Step #1: Lectio / Read
Click the link below or open your Bible to the passage and read through the reading at least once, paying attention to what is happening in the text.
Step #2: Meditatio / Meditate
Use the following meditation to help you reflect more deeply on the Scripture (you may want to read the passage again).
Today’s Gospel reading is rich with relevance and importance. I’m confident that you could find the vast majority of the Gospel themes in just these fifteen verses alone. But what captures my attention as I reflect on this passage today is the theme of thanksgiving.
Now I have to be honest, for the better part of my life I thought of thanksgiving as a thing I was supposed to really focus on once a year (specifically in the month of November), but was mostly just meant to be an afterthought, a practice I got around to if I felt I had the time. But over the past couple years, my understanding of thanksgiving has completely shifted. It’s become less of a general theme that I felt obligated to uphold and more of a practical reality that has drawn me into a deeper understanding of God’s love for me.
But what strikes me in today’s passage is that Christ shows us that thanksgiving precedes the miracle. Did you catch that? The Gospel author tells us that “Jesus took the loaves, gave thanks, and distributed them to those who were reclining” (v.11). Thanksgiving was the key, the catalyst through which Christ’s miracle came to fruition. Thanksgiving precedes the miracle.
Now this general theme of thanksgiving might be all nice and dandy but let’s take a couple moments to get practical. Where in our lives can we come face to face with the reality that thanksgiving precedes the miracle?
Well I’m so glad you asked, because this might actually be the best part. You see, the Church, in Her wisdom, offers us an opportunity to get up close and personal with this truth each and everyday. Here’s a little bit of background info for you. (Warning: slightly nerdy but excessively useful information ahead.) So the word thanksgiving actually comes from the greek word eucharisteo (meaning to be grateful or to give thanks). Sound familiar? Well shockingly enough, eucharisteo is the root from which we get the word, Eucharist (which we as Catholics believe is the body and blood, soul and divinity of Jesus Christ). And where can we find the Eucharist daily? In the Sacred Liturgy, during which the priest (you guessed it) gives thanks on behalf of the whole congregation before speaking the words of consecration over the host. Thanksgiving precedes the miracle.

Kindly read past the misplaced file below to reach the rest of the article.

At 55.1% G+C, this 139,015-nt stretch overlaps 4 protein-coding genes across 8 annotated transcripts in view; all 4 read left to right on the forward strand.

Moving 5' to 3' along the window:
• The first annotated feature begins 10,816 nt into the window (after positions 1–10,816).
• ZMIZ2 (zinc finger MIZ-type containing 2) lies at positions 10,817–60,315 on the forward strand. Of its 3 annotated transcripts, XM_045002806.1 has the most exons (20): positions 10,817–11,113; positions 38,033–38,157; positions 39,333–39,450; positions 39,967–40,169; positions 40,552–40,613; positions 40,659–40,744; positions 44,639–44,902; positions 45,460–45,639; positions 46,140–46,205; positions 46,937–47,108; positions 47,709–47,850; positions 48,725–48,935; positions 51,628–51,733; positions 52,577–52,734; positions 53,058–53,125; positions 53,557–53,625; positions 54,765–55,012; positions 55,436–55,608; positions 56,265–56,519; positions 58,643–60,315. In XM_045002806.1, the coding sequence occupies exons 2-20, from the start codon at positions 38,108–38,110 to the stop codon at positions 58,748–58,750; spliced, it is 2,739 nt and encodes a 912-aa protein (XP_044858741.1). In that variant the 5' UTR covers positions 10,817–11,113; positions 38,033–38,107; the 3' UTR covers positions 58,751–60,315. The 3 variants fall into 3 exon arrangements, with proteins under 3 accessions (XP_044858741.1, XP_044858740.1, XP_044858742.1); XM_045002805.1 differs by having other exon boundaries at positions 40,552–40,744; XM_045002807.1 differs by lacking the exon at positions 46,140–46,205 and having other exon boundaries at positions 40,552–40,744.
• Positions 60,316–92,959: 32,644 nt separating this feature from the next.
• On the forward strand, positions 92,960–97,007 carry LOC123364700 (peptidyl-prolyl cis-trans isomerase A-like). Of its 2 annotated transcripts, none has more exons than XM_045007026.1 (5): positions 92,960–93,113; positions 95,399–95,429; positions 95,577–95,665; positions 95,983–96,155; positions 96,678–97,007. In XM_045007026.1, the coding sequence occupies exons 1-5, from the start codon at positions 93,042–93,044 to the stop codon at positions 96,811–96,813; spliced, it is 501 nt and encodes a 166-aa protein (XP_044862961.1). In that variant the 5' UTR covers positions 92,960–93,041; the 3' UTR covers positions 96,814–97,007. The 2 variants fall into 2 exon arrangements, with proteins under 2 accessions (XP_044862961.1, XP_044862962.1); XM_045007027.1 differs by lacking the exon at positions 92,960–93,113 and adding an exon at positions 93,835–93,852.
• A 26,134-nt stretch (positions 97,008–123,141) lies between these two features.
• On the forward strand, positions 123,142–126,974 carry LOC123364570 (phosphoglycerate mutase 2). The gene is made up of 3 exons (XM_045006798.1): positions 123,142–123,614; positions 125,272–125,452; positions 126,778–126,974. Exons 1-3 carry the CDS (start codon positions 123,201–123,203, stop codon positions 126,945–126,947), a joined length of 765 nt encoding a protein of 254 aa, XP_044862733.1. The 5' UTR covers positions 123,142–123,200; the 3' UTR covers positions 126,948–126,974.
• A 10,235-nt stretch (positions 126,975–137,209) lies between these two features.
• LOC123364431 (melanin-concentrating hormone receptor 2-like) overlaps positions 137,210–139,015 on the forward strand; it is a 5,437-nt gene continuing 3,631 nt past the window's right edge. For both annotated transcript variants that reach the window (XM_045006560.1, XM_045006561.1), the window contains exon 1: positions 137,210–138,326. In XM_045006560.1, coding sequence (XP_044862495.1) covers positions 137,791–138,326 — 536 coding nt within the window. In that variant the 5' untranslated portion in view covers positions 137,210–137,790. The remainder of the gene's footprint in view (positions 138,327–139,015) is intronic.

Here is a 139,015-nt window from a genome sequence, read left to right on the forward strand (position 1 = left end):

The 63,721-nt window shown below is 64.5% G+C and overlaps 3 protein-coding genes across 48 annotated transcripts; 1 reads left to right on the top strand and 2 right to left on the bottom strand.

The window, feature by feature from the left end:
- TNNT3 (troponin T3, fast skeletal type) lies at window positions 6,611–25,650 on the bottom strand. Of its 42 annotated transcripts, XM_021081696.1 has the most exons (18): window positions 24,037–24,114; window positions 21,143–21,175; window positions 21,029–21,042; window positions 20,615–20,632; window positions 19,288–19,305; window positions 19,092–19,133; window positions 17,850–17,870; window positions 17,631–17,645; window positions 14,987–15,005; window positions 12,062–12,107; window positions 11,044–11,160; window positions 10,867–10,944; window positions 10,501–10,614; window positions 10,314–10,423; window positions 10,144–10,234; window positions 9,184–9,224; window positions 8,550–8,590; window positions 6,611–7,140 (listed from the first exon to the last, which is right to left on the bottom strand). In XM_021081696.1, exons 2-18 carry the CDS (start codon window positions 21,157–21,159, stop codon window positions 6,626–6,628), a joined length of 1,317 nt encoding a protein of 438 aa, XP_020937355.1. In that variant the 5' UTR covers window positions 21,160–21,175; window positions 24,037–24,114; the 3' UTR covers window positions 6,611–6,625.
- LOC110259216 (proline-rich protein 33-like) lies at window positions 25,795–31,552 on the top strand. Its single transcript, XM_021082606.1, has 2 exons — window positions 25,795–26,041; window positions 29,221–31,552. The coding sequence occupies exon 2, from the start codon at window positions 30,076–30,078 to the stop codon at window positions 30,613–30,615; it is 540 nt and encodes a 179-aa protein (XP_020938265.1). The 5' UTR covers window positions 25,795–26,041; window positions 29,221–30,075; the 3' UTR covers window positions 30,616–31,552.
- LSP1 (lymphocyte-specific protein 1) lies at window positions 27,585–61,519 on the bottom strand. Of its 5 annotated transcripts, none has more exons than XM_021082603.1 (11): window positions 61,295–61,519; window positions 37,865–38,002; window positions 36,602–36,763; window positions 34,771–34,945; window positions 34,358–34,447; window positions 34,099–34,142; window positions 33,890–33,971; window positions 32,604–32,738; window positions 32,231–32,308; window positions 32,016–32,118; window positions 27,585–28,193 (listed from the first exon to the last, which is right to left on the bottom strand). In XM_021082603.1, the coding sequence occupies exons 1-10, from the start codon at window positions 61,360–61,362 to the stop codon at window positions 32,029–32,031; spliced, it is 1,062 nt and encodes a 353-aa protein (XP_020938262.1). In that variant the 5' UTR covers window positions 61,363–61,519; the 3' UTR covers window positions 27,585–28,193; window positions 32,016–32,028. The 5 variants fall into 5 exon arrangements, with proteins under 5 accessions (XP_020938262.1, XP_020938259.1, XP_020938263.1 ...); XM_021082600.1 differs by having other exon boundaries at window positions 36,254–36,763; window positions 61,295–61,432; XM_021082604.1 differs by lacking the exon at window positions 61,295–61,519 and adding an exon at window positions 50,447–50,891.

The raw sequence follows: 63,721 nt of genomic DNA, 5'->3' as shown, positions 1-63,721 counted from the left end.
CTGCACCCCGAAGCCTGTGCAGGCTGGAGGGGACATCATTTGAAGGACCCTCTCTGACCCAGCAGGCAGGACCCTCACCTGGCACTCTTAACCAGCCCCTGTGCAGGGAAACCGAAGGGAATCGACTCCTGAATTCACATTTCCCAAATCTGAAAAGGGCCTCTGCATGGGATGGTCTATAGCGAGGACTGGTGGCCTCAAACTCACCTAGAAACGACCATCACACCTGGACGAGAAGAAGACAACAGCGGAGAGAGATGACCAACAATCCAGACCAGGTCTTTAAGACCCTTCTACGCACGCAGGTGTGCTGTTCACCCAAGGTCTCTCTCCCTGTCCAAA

It’s so easy to believe that miracles are reserved for those who lived and walked with Christ on earth. But the reality is that we have the opportunity, not just to be witnesses to, but to be a part of the greatest miracle in history each and every day. Thanksgiving precedes the miracle.
Step #3: Oratio / Pray
These questions are to be used to talk to God; have a conversation with the Lord about these questions and what is going on in your heart as you pray today.
Do I practice gratitude and thanksgiving every day for the many blessings and miracles in my life?
Do I look for the miracle at Mass or am I concerned with whether the homily was boring or if i liked the music?
Do I create a habit of thanksgiving by saying "thank you" to those around me and to the Lord for the ways they serve me and make my life better?
Step #4: Contemplatio / Contemplate
In this step, you listen. Stop talking, let God speak to your heart. You may repeat one of these short phrases to focus your mind on the Lord.
"I have so many things to be grateful for."
"I am thankful."
"I am grateful."
Step #5: Actio / Act
In light of today's reading and your time spent in prayer with the Lord, what concrete action or actions will you take to let this encounter with the Lord bear fruit in you today?
Begin a habit of gratitude and thanksgiving today by writing down at least five things you are grateful for. Repeat this every day for a week to stretch your gratitude muscles and be more aware of the miracles around you!
Smartphone Lock Screen
The following image is here for you to save and use as a background or lock screen on your smartphone or device to help you carry today's Lectio Divina with you the rest of the day.
"Today's prayer was prepared by Lauren Wright, a Youth Minister in Rockford, IL.